Newspaper article The Florida Times Union

Crime Summit: 'It's about the Kids'; Participants Want to Help Black Communities in Duval, Elsewhere

Newspaper article The Florida Times Union

Crime Summit: 'It's about the Kids'; Participants Want to Help Black Communities in Duval, Elsewhere

Article excerpt

Byline: JOSH SALMAN

Donald Foy never understood the extent of Jacksonville's crime problem until an aunt and two nephews were gunned down in 2002.

He blamed gang members. He blamed law enforcement. And he blamed local government.

Then he realized he needed to stop blaming others and take some initiative himself.

Foy created the Jacksonville division of Men Against Destruction Defending Against Drugs and Social Disorder, a national organization geared to reducing gang violence.

"I took it upon myself to make Jacksonville a better place to live," he said. "We need to break this code of silence we have in the community so the murderers and drug dealers can be removed."

Foy was one of about 1,000 people who made a commitment Thursday in Jacksonville to take back their communities during the 24th National Conference on Preventing Crime in the Black Community.

The conference, open to the public, encouraged action from residents and law enforcement in high-crime urban communities by showcasing techniques and prevention strategies that have proved successful in black neighborhoods.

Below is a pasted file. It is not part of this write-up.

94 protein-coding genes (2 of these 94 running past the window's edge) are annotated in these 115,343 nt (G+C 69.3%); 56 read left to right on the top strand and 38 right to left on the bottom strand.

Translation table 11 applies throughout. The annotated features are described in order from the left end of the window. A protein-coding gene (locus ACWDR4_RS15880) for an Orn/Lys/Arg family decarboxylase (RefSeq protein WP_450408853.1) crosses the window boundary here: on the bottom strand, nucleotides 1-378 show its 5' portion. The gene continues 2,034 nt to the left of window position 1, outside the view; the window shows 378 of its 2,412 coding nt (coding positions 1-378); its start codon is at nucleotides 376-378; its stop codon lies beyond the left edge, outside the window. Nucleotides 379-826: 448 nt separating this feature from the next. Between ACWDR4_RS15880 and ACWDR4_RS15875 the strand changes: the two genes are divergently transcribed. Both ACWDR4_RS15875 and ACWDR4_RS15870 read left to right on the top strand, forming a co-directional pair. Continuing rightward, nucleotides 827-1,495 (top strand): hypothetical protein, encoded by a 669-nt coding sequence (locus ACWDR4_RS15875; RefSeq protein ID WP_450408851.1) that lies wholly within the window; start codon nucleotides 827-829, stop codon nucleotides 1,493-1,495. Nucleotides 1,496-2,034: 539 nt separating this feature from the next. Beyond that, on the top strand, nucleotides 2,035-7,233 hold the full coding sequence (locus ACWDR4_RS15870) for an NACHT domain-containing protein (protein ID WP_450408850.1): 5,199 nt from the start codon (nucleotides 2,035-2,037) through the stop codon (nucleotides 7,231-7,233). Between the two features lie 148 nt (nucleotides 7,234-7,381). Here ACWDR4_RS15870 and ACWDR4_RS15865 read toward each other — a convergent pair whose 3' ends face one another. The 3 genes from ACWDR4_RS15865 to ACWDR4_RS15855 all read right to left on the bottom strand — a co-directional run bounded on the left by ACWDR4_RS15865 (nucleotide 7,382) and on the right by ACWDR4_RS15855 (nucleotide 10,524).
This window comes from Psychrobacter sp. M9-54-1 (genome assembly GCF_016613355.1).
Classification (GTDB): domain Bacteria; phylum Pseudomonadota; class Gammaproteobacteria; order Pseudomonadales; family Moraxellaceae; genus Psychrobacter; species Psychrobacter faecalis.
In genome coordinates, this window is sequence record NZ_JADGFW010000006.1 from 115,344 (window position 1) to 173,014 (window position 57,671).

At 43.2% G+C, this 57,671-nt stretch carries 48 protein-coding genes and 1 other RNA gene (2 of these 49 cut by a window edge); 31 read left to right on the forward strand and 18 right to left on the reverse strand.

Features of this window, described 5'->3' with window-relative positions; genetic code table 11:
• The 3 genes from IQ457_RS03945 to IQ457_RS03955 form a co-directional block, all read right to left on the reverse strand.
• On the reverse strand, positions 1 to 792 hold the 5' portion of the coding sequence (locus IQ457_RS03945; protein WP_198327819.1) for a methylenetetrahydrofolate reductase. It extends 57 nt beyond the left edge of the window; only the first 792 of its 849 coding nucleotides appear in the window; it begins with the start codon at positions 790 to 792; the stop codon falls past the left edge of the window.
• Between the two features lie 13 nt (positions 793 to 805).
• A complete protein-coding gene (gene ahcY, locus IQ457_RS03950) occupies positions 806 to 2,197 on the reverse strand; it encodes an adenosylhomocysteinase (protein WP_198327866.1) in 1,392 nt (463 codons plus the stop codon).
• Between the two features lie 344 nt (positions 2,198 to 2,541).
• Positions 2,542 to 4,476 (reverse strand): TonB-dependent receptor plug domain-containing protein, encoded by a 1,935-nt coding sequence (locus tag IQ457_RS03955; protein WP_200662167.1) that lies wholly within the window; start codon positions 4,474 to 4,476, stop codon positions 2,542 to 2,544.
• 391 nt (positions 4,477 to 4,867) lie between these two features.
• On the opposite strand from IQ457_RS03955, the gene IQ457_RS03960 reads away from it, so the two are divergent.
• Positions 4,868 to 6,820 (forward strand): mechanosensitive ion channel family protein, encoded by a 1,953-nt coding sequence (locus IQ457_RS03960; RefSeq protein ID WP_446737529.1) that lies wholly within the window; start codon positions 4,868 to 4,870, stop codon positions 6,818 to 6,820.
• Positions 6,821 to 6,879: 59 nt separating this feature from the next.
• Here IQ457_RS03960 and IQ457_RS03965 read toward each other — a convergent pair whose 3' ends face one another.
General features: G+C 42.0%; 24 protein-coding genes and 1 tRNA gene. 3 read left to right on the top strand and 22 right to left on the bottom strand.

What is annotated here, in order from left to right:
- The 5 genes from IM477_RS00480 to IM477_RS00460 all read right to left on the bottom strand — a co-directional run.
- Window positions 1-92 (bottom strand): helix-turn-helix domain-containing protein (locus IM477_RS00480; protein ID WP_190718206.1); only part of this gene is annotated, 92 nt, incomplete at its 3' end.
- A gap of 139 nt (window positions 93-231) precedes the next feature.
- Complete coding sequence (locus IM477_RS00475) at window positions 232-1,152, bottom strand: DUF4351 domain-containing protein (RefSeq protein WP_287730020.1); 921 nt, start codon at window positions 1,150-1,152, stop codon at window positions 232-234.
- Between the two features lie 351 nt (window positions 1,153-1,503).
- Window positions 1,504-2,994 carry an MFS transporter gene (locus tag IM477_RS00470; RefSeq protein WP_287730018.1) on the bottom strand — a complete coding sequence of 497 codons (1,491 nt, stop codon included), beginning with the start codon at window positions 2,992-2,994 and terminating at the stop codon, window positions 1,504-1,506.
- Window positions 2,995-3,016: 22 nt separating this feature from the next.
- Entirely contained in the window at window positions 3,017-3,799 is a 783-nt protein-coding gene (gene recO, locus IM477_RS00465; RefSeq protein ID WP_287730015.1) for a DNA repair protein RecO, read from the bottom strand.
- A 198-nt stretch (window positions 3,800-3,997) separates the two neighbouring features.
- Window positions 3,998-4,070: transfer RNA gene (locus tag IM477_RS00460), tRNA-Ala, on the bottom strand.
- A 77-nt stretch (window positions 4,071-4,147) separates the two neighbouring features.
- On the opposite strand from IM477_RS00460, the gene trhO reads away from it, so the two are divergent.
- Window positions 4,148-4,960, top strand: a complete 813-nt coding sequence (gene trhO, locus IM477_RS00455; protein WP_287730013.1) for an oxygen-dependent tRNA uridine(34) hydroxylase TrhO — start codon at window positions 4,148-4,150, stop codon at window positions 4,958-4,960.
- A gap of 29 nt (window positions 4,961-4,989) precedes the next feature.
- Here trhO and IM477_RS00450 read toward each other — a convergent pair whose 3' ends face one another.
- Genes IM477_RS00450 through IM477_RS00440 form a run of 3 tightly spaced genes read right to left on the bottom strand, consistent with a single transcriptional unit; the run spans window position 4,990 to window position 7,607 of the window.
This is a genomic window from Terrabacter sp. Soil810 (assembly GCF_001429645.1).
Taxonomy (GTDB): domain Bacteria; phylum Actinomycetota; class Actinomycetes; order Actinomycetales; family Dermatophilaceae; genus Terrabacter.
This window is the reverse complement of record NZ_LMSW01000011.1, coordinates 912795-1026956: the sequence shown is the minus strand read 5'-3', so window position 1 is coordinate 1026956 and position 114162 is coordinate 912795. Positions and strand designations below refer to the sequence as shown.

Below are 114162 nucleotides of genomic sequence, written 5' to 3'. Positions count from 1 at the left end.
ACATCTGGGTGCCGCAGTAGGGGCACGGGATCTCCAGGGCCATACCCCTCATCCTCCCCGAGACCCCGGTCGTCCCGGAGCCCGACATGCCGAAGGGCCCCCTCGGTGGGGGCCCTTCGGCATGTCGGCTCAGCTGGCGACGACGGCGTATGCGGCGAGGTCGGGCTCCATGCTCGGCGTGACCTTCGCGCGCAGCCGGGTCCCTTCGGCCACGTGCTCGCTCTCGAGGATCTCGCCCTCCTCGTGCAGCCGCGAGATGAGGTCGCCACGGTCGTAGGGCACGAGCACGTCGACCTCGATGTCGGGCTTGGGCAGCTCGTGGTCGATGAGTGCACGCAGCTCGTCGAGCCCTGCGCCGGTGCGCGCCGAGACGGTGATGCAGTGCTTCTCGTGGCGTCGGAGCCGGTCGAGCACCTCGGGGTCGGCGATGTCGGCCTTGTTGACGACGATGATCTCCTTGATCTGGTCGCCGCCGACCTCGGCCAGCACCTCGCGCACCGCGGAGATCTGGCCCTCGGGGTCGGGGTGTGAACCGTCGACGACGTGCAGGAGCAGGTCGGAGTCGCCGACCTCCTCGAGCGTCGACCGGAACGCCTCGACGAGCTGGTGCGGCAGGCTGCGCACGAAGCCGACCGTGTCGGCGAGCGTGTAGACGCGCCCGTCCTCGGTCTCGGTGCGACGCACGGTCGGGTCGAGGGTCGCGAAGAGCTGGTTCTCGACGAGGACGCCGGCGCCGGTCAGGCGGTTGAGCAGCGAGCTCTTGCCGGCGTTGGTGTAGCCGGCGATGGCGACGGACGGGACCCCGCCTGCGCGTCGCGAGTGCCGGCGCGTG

The focus of Day 1 was on preventing crime and gang activities via youth programs.

"It's about the kids and how to ensure they never get involved" in crime, said state Attorney General Bill McCollum, who helped host the event. "There are a lot children in attendance here, and I think that says a lot. This is a problem that faces all of us."

HARD TIMES SPAWN CRIME

There are at least 1,500 gangs in Florida and about 100,000 people in the state prison system, with a disproportionate amount coming from the black community, McCollum said.

With the economy in a hard place, these numbers are on the rise.

To combat the increases, McCollum said, more cities need to take a stance on crime; he looked to the Jacksonville Journey program as an example. …

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